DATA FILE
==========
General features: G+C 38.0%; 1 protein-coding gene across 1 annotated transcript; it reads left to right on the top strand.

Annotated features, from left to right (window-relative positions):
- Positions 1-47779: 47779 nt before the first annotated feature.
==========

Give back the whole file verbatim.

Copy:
General features: G+C 38.0%; 1 protein-coding gene across 1 annotated transcript; it reads left to right on the top strand.

Annotated features, from left to right (window-relative positions):
- Positions 1-47779: 47779 nt before the first annotated feature.